How to Write Your Way to Better Decisions

I’ve been listening via Audiobook to Accidental Genius: Using Writing to Generate Your Best Ideas, Insight, and Content, a book on free-writing that I’m not sure why it took me so long to find. I am devouring this thing. (As much as you can devour an audio book, I suppose).

If I remember correctly, I got this thing free — or nearly free — and basically only pressed play on it because I didn’t have any other book synched to my iphone and I was feeling temporarily bored with my favorite podcasts.

And then, my mind blew open.

Because, this book (this short book, I might add) is smart. As I come to its last (short, did I say that already?) chapter, I’m pretty much thinking that this here is a darn good business book that doesn’t get enough billing. People should read this. Hear me?!

People who want to use the written word to improve their thinking, that is. Because that’s what the book is about, really. It might sound like it’s about the craft of writing, but it’s really not. Oh yes, you’ll learn all kinds of ways to get unblocked and to get the words flowing and turn crappy freewriting into gold, but what you’ll really learn is how to think. 

How to think by writing.

How to make good choices by writing.

How to figure out your life by writing.

Because what it’s really about is figuring out your life. Figuring out decisions you have to make. And figuring out how to use the written word to help you make those decisions.

When I say “written word” I don’t mean anything fancy. I mean you, a pen, a computer, and a made up character or two (yes, those are strategies recommended in the book).

Got something you need figured out? Try the book.

Have you read it? Did you love it? Or did you hate it and now think I’m crazy? 


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14 thoughts on “How to Write Your Way to Better Decisions

  1. I’ve been writing my way into decisions for as long as I can remember! I find once I pour all my jumbled feelings and emotions out on paper (well, it started on paper), they suddenly sort themselves out and I am able to see the full picture – as if from outside of myself. We all know how much easier it is to find solutions for someone else’s problems than our own.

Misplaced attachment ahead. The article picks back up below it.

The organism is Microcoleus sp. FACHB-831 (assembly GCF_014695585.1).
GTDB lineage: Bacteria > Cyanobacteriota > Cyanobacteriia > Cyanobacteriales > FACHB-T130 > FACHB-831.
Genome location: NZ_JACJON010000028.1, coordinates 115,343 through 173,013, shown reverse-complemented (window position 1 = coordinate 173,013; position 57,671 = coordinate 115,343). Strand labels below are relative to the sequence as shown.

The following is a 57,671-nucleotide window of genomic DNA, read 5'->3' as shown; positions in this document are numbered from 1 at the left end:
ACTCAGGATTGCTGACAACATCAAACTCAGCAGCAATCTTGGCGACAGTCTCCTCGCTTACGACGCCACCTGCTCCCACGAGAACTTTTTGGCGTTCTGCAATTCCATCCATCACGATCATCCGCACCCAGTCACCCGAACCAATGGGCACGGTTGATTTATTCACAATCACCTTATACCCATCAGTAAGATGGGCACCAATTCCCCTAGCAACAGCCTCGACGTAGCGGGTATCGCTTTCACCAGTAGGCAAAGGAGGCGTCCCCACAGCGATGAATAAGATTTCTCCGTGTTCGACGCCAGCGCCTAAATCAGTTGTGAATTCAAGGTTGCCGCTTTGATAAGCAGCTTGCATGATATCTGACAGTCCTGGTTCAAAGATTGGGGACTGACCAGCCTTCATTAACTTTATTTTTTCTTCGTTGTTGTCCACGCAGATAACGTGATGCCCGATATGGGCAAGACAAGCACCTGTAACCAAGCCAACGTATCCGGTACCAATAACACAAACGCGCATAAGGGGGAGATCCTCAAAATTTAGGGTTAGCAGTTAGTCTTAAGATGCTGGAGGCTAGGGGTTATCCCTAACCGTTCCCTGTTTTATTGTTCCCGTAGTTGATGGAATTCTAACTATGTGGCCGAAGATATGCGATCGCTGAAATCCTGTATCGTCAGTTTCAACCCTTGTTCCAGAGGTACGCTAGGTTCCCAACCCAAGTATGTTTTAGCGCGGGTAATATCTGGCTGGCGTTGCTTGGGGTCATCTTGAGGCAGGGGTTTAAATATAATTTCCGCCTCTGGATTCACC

I also write to clear my mind. It’s sort of like unloading a great weight of nagging, throbbing, confusing thoughts. Once these thoughts are converted into words – they either make sense or prove to be unworthy of my attention, and I no longer have the need to carry them around in my mind.

    I will definitely find this book, very curious. Thank you for suggesting it, Claire :).

  2. Thanks, Claire! As a writer, I figured this would be helpful on my bookshelf — I wasn’t expecting a great resource book for a workshop I’m doing in August! Started reading last night, and I have already run across several comments that will help in clearing writer’s block. I expect I’ll be recommending this book to participants.

  3. Freewriting, according to Mark Levy, is deceptively simple: Start writing as fast as you can, for as long as you can, about a subject you care deeply about, while ignoring the standard rules of grammar and spelling. In my opinion, that is perhaps having a diary that you could pour out your heart and soul about almost anything in this world. Cool. 😉

  4. Discovering genius may be accidental, but realizing it is not. As stated by the great Russian ballerina Anna Pavolva: “In my life I have seen them come to the front – brilliant-minded people; intense men and women who had great talent for what they did, but they did not, could not, last. . God gives talent. Work transforms talent into genius.”

  5. The kid has it right. Genius is always accidental. Basically we are all blind to our own potential, so we have to flush it out of our subconscious, in much the same way that a hunter flushes quail out of the bushes. Writing is a great way to do that, but so is drawing and debating and dancing and improvising poetry and music and all sorts of extemporaneous activitiy. Unless we force our genius out of the shadows, we may never know it’s there. The hard part is perfecting it once we find it.

    • Is there a way to edit these thing? Too bad you don’t have spellcheck. Sometimes it’s hard to see typos on an iPhone.